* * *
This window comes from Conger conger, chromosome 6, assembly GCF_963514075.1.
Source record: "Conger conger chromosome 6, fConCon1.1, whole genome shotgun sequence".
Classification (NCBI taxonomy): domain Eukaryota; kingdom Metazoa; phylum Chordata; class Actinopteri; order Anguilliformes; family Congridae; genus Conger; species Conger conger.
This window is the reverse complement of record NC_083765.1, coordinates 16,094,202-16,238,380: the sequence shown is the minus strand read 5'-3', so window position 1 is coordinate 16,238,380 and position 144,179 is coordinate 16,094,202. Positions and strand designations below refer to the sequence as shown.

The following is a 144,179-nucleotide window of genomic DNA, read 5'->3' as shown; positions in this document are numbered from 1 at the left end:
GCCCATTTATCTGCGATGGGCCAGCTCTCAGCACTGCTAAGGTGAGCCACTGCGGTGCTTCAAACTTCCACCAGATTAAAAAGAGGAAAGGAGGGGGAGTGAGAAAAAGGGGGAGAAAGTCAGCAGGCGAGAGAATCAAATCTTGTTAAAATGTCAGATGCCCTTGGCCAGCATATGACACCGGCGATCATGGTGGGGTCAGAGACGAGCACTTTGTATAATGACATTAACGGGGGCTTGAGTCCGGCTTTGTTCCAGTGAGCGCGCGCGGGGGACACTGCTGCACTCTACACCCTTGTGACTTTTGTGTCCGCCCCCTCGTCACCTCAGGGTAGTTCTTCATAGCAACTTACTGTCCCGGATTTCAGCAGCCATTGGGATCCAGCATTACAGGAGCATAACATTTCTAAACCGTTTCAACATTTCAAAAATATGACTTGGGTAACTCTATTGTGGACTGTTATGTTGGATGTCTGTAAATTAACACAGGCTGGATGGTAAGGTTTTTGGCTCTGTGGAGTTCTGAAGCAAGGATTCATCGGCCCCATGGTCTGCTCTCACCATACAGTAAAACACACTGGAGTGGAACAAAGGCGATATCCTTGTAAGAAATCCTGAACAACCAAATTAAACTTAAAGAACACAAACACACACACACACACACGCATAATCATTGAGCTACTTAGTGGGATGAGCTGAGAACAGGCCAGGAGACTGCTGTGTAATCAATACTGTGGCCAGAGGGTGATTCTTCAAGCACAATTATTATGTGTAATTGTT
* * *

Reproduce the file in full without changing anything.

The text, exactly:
This window comes from Conger conger, chromosome 6, assembly GCF_963514075.1.
Source record: "Conger conger chromosome 6, fConCon1.1, whole genome shotgun sequence".
Classification (NCBI taxonomy): domain Eukaryota; kingdom Metazoa; phylum Chordata; class Actinopteri; order Anguilliformes; family Congridae; genus Conger; species Conger conger.
This window is the reverse complement of record NC_083765.1, coordinates 16,094,202-16,238,380: the sequence shown is the minus strand read 5'-3', so window position 1 is coordinate 16,238,380 and position 144,179 is coordinate 16,094,202. Positions and strand designations below refer to the sequence as shown.

The following is a 144,179-nucleotide window of genomic DNA, read 5'->3' as shown; positions in this document are numbered from 1 at the left end:
GCCCATTTATCTGCGATGGGCCAGCTCTCAGCACTGCTAAGGTGAGCCACTGCGGTGCTTCAAACTTCCACCAGATTAAAAAGAGGAAAGGAGGGGGAGTGAGAAAAAGGGGGAGAAAGTCAGCAGGCGAGAGAATCAAATCTTGTTAAAATGTCAGATGCCCTTGGCCAGCATATGACACCGGCGATCATGGTGGGGTCAGAGACGAGCACTTTGTATAATGACATTAACGGGGGCTTGAGTCCGGCTTTGTTCCAGTGAGCGCGCGCGGGGGACACTGCTGCACTCTACACCCTTGTGACTTTTGTGTCCGCCCCCTCGTCACCTCAGGGTAGTTCTTCATAGCAACTTACTGTCCCGGATTTCAGCAGCCATTGGGATCCAGCATTACAGGAGCATAACATTTCTAAACCGTTTCAACATTTCAAAAATATGACTTGGGTAACTCTATTGTGGACTGTTATGTTGGATGTCTGTAAATTAACACAGGCTGGATGGTAAGGTTTTTGGCTCTGTGGAGTTCTGAAGCAAGGATTCATCGGCCCCATGGTCTGCTCTCACCATACAGTAAAACACACTGGAGTGGAACAAAGGCGATATCCTTGTAAGAAATCCTGAACAACCAAATTAAACTTAAAGAACACAAACACACACACACACACACGCATAATCATTGAGCTACTTAGTGGGATGAGCTGAGAACAGGCCAGGAGACTGCTGTGTAATCAATACTGTGGCCAGAGGGTGATTCTTCAAGCACAATTATTATGTGTAATTGTT